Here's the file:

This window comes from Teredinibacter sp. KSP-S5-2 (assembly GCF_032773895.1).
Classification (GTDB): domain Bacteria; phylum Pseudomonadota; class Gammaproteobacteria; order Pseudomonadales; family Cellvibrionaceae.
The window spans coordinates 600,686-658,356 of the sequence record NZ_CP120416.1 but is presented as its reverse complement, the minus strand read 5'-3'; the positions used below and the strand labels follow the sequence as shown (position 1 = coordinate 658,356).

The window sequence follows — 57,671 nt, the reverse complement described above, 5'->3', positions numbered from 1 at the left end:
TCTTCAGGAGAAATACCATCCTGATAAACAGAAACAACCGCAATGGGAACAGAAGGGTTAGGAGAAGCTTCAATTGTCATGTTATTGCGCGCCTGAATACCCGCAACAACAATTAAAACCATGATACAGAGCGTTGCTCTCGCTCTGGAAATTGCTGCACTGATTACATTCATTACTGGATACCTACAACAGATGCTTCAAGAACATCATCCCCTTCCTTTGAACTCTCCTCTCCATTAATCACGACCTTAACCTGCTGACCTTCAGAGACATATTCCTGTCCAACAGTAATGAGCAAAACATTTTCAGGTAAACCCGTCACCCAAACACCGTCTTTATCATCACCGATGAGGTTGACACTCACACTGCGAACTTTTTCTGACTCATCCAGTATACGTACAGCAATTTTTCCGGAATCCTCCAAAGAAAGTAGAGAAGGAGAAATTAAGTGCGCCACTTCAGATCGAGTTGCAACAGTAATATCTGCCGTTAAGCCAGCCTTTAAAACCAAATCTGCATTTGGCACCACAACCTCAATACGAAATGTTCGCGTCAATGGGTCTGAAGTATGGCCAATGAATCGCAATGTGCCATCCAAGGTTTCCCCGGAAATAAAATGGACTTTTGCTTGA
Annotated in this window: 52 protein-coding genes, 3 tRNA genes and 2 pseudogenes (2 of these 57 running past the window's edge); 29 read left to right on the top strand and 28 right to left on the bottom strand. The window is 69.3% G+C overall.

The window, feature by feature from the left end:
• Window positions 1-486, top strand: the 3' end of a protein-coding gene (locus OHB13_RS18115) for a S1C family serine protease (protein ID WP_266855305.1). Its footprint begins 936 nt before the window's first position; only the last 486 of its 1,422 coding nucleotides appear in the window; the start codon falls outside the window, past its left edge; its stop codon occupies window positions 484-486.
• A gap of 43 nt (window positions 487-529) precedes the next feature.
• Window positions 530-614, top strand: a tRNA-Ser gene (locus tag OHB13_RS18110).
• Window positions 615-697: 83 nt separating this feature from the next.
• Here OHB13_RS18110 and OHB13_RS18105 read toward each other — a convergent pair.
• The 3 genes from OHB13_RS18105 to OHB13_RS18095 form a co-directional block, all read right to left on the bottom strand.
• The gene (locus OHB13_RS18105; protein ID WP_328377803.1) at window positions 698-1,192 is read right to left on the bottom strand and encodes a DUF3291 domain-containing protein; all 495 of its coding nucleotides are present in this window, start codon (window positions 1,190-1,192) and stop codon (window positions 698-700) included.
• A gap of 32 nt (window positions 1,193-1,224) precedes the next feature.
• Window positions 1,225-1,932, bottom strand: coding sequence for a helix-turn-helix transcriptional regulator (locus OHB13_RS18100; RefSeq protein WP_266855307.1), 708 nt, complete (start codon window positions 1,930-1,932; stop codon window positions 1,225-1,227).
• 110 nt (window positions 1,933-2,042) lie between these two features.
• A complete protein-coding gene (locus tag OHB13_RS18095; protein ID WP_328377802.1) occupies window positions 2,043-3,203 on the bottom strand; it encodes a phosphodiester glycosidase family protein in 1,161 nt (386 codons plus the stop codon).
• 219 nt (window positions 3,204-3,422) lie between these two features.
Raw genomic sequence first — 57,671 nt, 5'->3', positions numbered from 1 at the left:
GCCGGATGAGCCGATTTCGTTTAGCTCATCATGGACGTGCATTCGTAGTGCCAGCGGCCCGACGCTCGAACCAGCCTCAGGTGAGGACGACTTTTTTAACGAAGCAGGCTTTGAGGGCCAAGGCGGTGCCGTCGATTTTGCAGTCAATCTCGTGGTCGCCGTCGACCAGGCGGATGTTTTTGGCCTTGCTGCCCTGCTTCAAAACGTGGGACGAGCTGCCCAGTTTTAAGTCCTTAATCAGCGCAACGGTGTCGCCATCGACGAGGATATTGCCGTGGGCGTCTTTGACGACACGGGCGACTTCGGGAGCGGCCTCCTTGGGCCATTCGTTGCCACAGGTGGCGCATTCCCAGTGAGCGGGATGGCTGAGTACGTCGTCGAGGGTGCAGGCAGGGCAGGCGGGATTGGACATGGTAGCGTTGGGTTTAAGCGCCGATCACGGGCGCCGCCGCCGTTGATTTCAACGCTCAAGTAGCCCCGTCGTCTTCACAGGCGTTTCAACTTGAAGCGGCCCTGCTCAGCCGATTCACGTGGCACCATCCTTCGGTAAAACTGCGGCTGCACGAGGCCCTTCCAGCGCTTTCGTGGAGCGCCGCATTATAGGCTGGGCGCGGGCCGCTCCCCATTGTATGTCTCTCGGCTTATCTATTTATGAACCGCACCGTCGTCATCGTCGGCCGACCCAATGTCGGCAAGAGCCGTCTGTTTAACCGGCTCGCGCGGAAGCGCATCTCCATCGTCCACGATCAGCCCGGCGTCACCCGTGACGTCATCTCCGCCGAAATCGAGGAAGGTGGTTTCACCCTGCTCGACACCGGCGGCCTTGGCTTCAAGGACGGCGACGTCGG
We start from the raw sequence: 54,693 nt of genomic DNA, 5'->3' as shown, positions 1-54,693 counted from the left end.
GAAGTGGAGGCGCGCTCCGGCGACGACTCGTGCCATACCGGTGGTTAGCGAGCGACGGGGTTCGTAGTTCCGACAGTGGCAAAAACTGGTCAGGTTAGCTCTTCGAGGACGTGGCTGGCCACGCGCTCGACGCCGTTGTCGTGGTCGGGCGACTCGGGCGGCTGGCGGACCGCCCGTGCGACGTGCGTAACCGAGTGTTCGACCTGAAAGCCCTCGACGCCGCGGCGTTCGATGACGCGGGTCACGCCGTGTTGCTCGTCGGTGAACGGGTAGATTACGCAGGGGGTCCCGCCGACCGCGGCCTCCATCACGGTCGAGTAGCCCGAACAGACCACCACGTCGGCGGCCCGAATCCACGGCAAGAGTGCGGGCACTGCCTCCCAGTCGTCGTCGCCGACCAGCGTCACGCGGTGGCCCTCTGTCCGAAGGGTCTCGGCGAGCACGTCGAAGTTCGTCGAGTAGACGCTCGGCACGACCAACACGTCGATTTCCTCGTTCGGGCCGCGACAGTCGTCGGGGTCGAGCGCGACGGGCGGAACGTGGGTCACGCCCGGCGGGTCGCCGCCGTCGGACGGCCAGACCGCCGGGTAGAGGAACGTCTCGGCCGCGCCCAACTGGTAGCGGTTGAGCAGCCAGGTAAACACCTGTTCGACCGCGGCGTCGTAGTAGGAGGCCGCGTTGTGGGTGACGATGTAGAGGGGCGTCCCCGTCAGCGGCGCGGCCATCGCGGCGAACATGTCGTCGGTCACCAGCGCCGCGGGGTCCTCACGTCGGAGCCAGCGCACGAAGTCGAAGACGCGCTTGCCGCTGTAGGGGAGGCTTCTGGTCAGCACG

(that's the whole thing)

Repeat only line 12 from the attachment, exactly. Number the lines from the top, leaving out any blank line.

• Here OHB13_RS18110 and OHB13_RS18105 read toward each other — a convergent pair.